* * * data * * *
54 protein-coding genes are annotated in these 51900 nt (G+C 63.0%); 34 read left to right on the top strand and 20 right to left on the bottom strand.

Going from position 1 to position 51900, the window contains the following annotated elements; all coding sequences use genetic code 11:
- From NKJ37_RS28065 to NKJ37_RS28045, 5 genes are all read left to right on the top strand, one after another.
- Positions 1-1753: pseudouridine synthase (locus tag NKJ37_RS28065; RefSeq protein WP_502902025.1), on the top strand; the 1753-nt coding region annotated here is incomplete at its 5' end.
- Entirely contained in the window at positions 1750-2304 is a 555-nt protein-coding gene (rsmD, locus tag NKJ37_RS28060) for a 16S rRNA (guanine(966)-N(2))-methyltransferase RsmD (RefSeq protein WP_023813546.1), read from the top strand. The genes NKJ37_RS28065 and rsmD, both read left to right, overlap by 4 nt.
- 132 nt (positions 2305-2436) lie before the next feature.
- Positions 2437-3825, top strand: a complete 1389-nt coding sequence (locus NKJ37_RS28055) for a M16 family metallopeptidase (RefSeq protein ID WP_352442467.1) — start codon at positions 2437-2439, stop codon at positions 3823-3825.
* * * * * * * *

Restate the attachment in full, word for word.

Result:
54 protein-coding genes are annotated in these 51900 nt (G+C 63.0%); 34 read left to right on the top strand and 20 right to left on the bottom strand.

Going from position 1 to position 51900, the window contains the following annotated elements; all coding sequences use genetic code 11:
- From NKJ37_RS28065 to NKJ37_RS28045, 5 genes are all read left to right on the top strand, one after another.
- Positions 1-1753: pseudouridine synthase (locus tag NKJ37_RS28065; RefSeq protein WP_502902025.1), on the top strand; the 1753-nt coding region annotated here is incomplete at its 5' end.
- Entirely contained in the window at positions 1750-2304 is a 555-nt protein-coding gene (rsmD, locus tag NKJ37_RS28060) for a 16S rRNA (guanine(966)-N(2))-methyltransferase RsmD (RefSeq protein WP_023813546.1), read from the top strand. The genes NKJ37_RS28065 and rsmD, both read left to right, overlap by 4 nt.
- 132 nt (positions 2305-2436) lie before the next feature.
- Positions 2437-3825, top strand: a complete 1389-nt coding sequence (locus NKJ37_RS28055) for a M16 family metallopeptidase (RefSeq protein ID WP_352442467.1) — start codon at positions 2437-2439, stop codon at positions 3823-3825.